Roger Federer wins Rotterdam Open, officially climbs back to World No. 1
Federer officially became the oldest man to be ranked World No. 1 in history.
What's the story?
As the clock hands glided past Sunday midnight and stepped into a new Monday morning, the ATP Rankings refreshed itself and welcomed an all-familiar person to reclaim his position at the top perch of tennis.
After a long span of five years, where the top berth was up for a toss with several people getting to lay their hands on it temporarily, order seems to have been reestablished with Roger Federer going back where he belongs as the oldest World Number 1 in tennis history. The Swiss now has 10,105 rating points, 345 points ahead of second-placed Rafael Nadal.
Federer also went on to win the ABN AMRO Rotterdam Open, his 97th career title, making light work of former World No. 3 Grigor Dimitrov in the finals 6-2, 6-2, which was the icing on the top, to sign off a perfect week for him.
In case you didn't know...
The Swiss maestro has seemingly found a new hobby of creating records and breaking them himself. At 36, he is the oldest tennis player to become World Number one. To add laurels to his unending wreath, he is going to be the only player to spend his 303rd week as the numero uno of the game. Moreover, he already holds the singular record for spending a consecutive 237 weeks in that spot too.
The heart of the matter
Toppling Rafael Nadal from the top berth, Roger, 36, became the oldest person to become the World No. 1 breaking the record of a certain Andre Agassi who had succeeded in doing the same at the age of 33 back in 2003.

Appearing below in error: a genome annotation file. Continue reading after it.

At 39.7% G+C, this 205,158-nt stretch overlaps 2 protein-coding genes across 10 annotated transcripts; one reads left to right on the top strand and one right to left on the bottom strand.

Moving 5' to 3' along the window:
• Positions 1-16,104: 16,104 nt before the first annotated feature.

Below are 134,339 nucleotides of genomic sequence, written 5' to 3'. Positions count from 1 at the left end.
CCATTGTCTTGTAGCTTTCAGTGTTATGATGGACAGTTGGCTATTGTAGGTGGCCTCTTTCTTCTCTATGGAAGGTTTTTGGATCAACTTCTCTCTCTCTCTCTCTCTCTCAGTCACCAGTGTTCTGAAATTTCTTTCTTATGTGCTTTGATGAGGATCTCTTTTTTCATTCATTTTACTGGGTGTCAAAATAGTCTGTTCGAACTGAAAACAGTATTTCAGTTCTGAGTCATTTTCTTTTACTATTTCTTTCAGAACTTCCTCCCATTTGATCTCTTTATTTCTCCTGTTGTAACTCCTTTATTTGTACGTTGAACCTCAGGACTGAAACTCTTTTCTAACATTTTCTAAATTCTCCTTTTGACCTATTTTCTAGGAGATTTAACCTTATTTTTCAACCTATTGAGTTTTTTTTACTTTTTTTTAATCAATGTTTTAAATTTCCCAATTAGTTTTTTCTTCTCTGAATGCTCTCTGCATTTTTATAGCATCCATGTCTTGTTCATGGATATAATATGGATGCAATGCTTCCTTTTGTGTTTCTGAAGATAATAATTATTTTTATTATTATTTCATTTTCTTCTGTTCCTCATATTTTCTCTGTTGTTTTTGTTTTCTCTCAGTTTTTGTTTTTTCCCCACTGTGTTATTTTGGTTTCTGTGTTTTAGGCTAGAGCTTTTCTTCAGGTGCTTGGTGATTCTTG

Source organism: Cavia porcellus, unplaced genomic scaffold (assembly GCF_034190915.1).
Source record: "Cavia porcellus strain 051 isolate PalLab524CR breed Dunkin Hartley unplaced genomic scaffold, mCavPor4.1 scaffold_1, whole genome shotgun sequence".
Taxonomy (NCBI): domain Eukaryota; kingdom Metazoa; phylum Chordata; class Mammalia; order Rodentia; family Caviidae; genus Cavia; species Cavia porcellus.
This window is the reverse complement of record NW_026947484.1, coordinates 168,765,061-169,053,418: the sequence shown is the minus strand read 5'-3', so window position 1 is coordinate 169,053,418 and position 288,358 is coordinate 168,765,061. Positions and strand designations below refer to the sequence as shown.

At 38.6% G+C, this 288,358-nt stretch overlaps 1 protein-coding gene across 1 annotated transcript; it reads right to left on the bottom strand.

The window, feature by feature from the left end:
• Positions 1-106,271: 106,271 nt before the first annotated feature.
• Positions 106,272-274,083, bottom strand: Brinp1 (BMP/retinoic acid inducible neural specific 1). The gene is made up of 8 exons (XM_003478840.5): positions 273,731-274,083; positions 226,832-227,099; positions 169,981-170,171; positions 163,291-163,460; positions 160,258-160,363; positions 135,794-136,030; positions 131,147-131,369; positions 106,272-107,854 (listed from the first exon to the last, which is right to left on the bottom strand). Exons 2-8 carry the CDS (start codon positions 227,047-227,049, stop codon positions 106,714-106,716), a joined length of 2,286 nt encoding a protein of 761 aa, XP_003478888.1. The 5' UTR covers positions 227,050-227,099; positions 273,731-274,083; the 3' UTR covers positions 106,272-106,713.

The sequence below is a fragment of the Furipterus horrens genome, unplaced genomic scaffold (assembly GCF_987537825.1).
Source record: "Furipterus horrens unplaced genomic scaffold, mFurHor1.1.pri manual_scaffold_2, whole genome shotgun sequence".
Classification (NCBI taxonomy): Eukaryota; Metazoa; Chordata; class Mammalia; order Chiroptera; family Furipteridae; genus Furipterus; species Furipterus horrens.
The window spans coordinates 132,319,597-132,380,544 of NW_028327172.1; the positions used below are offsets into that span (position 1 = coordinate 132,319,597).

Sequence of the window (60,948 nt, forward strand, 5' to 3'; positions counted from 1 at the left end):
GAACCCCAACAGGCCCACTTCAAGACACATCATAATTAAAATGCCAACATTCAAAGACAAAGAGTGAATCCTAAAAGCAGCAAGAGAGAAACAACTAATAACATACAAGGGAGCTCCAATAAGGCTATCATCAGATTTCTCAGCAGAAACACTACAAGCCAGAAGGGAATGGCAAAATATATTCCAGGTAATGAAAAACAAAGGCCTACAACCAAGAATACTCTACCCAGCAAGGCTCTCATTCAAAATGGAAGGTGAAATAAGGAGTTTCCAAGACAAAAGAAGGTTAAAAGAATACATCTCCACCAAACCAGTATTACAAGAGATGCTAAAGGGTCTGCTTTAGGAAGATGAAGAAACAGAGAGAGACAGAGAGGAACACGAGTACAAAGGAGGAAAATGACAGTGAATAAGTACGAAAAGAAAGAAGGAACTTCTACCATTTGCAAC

In 2017, when Roger was making his comeback known that to climb back to the lost throne he would have to win some 3 Grand Slams and several other titles in the span of barely over a year, he would have declared it as an incredulously impossible feat. But here we are, witnessing history unfold as with the quarter-final win against Robin Hasse in the ABN AMRO Rotterdam Open he regained the throne he had lost.
With Federer back in his familiar territory, it is exciting times for tennis. During a time when people were wiping out thoughts of the Nadal-Federer rivalry getting reignited again, we seem to have been swept into the past. Nadal and Federer, both in their early and mid-30's respectively are still there to exchange the baton between themselves.
It looks like their rivalry has received a fresh new lease and it will be very interesting to see how Federer ups his game to defend the top berth from the prey of the ambitious, revengeful but slightly injured World No. 2 Rafael Nadal.
By now it is no strange debatable fact to say that Roger Federer is the Greatest Player Of All Time ( GOAT). The Basel-born World No. 1 has proven to tennis pundits that they should rethink writing his obituary just about yet. Instead, he has brought back faith on himself and spread so much inspiration en route his climb to the summit.
While he is there in this circuit, perched on the top, relishing his stay for the 303rd week, we should not dare make the mistake of writing him off anytime soon because with Federer, just about anything is possible.